Could chatbots eventually automate the roles of human executive assistants, especially their more repetitious work, as well as other jobs that involve administrative work? We do not have an answer. However, Dinh believes in a future where, instead of simply divvying up tasks with other people, we also use AI to help share the load.

What if we rely on generative AI too much – especially school students?

As many students who write essay assignments have realised, ChatGPT can be quite a useful writing tool. Ask it to write an 800-word essay on Rosalind Franklin in the style of a year 10 student, and it will do it. Perhaps not perfectly, but it will put words on a page.

While some teachers are trying to crack down on the use of AI in education, concerned that these tools will eliminate critical thinking and writing skills, others encourage it. With the right guard rails in place to prevent cheating – and honestly, students haven’t needed AI to cheat in the past – generative AI could empower both students and educators.

These tools can provide access to vast amounts of information in a short timeframe, remove accessibility barriers by providing the option of interacting through text or speech, and can provide personalised educational content based on student needs. Sal Khan, CEO of Khan Academy, sees it as an opportunity to provide a personal tutor to every student or teaching assistant to every teacher.3

The average class sizes in Victoria are over 21 students at both primary and secondary levels,4 but students and educators could collaborate with AI tools to even out the student:teacher ratio. Khan Academy has developed Khamingo, a “friendly AI-powered learning guide” that identifies mistakes in students’ work, answers questions, quizzes students, and, importantly, asks students to justify and share their reasoning to ensure that they have a solid understanding of concepts.

A survey from The University of Melbourne conducted across Semester 1 of this year (March-June) found that tertiary students use generative AI to brainstorm and refine ideas, summarise information, and provide language support, especially for students with English as an additional language.5 Fewer than one in ten student respondents had used generative AI to produce content that was submitted as all or part of an assignment, but many use it to at least get started and feel more supported in their learning. It can thus be used responsibly as a support tool, rather than something to be frowned upon.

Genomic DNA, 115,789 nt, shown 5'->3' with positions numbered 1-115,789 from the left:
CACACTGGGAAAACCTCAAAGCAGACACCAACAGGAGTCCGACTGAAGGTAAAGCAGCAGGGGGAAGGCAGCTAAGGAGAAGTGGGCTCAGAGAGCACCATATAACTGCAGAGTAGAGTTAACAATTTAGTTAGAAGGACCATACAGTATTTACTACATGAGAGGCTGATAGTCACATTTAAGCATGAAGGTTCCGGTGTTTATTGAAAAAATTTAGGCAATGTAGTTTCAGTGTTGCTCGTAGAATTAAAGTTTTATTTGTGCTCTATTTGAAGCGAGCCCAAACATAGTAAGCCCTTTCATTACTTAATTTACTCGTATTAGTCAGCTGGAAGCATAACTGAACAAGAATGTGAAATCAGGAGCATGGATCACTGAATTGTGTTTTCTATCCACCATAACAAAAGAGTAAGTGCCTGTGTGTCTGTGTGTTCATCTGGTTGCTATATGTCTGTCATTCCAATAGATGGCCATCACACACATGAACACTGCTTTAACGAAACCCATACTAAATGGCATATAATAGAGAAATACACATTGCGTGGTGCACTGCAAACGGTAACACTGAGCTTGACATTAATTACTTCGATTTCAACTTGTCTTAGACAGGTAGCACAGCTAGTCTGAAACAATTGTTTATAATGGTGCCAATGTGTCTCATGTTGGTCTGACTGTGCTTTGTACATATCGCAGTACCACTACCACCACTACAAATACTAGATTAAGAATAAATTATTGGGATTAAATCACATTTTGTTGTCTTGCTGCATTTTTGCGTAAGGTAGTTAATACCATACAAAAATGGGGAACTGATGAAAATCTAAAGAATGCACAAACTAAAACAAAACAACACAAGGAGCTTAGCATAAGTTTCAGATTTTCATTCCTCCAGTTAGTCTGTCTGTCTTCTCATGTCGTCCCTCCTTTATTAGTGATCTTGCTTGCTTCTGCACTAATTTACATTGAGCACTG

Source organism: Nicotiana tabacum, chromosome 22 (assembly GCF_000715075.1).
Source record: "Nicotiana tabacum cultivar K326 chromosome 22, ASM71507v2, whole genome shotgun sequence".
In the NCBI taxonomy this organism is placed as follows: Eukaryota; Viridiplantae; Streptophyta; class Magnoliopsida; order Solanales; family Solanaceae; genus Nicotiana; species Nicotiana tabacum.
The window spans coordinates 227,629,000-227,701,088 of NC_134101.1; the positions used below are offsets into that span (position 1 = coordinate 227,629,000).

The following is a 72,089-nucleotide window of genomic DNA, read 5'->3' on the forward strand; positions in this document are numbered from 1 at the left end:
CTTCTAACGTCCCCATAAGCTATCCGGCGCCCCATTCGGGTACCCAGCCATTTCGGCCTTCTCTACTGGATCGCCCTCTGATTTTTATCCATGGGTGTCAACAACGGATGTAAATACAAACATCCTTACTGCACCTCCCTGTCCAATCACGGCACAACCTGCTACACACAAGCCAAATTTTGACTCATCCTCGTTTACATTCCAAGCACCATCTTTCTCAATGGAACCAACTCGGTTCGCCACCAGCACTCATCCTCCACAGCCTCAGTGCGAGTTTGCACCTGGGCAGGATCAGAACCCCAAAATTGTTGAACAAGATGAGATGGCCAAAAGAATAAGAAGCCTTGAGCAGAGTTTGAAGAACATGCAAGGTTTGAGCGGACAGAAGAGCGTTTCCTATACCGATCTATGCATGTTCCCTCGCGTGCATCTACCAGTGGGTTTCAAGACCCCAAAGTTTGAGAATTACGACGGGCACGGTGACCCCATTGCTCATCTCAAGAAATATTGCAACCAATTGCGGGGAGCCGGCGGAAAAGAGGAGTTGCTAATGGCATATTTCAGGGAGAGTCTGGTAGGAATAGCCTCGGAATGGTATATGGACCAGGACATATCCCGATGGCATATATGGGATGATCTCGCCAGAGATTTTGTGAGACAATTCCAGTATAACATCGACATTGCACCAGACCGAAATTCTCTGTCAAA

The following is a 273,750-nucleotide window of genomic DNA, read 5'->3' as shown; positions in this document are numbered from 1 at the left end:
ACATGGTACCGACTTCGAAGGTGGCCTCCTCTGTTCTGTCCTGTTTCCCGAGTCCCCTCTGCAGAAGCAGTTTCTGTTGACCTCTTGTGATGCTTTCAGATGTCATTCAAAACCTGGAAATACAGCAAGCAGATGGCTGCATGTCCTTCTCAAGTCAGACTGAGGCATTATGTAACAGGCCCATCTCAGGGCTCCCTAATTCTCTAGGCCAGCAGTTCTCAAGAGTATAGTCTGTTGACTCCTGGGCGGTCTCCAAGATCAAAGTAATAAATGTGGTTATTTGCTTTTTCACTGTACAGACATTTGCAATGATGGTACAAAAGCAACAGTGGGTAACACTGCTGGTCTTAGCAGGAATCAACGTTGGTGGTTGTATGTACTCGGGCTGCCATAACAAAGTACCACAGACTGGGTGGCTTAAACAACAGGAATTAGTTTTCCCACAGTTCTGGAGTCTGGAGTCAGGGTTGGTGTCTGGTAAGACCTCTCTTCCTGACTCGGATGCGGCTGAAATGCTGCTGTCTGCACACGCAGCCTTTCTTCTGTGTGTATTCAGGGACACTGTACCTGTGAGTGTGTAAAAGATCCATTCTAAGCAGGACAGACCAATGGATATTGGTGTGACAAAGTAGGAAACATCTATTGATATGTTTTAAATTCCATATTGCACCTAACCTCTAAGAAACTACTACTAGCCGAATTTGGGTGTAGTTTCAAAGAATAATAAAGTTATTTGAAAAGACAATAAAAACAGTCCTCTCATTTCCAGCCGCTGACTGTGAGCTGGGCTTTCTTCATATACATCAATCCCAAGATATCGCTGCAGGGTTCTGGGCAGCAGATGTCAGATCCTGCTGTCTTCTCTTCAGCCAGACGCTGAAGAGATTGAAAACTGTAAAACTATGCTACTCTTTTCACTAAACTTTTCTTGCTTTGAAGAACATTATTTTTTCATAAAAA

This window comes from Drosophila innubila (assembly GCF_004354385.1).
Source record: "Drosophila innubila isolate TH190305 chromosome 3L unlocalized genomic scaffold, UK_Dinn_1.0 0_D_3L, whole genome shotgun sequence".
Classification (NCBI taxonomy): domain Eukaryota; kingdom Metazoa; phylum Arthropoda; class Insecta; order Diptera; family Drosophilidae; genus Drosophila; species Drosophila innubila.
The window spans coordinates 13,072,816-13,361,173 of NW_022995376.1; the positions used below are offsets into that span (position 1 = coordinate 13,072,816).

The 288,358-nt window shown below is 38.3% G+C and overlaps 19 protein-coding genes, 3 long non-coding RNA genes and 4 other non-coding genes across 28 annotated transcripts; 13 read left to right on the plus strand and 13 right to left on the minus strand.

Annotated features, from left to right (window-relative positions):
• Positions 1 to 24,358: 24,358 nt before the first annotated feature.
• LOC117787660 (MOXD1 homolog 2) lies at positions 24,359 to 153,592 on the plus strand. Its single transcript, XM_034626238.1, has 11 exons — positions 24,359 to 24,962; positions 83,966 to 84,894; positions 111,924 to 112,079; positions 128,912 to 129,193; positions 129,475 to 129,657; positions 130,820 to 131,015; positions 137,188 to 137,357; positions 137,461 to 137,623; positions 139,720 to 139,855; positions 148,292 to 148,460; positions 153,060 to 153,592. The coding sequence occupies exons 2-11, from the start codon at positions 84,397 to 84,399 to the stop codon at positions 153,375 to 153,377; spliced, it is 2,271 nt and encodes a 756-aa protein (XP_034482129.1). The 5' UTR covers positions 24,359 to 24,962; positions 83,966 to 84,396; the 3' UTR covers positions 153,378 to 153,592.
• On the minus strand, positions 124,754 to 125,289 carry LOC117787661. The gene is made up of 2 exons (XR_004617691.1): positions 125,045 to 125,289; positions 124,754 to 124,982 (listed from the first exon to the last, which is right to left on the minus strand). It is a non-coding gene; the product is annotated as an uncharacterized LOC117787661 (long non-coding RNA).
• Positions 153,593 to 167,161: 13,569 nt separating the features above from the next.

Just as the education system has adopted calculators and computers as learning tools in the past, AI is the next tool. These tools aren’t going away and by banning them, educators would be failing to prepare their students for the world they will graduate into. We need to learn how to use them best. The same way that academics before me had to learn how to find information in books and journals in libraries, I had to learn how to best use search engines to enable me to better find what I was looking for. Students today need to learn how to work with generative AI tools to be a part of this modern world.

What are the downsides of a reliance on generative AI?

I may have painted a picture of profound ways that generative AI will impact work and education, however there are certainly very valid concerns around this technology. We need to understand its limitations and consider how to balance the risks with the rewards.

Inaccurate or biased information

When Tien asked her PhD students to try using ChatGPT to write an academic literature review, the result was intriguing: ChatGPT wrote something plausible about the field, except many of the references had been completely made up. A more well-known example is a New York-based lawyer who is now facing a court hearing after relying on ChatGPT for research in a legal brief, which he did not verify before submitting fake citations in a court filing.6 These are the result of AI hallucinations: confident responses from AI that are, in fact, false information. AI tools like ChatGPT are trained to predict strings of words that best match your query. They lack the reasoning, however, to apply logic or to consider any factual inconsistencies they may be spitting out.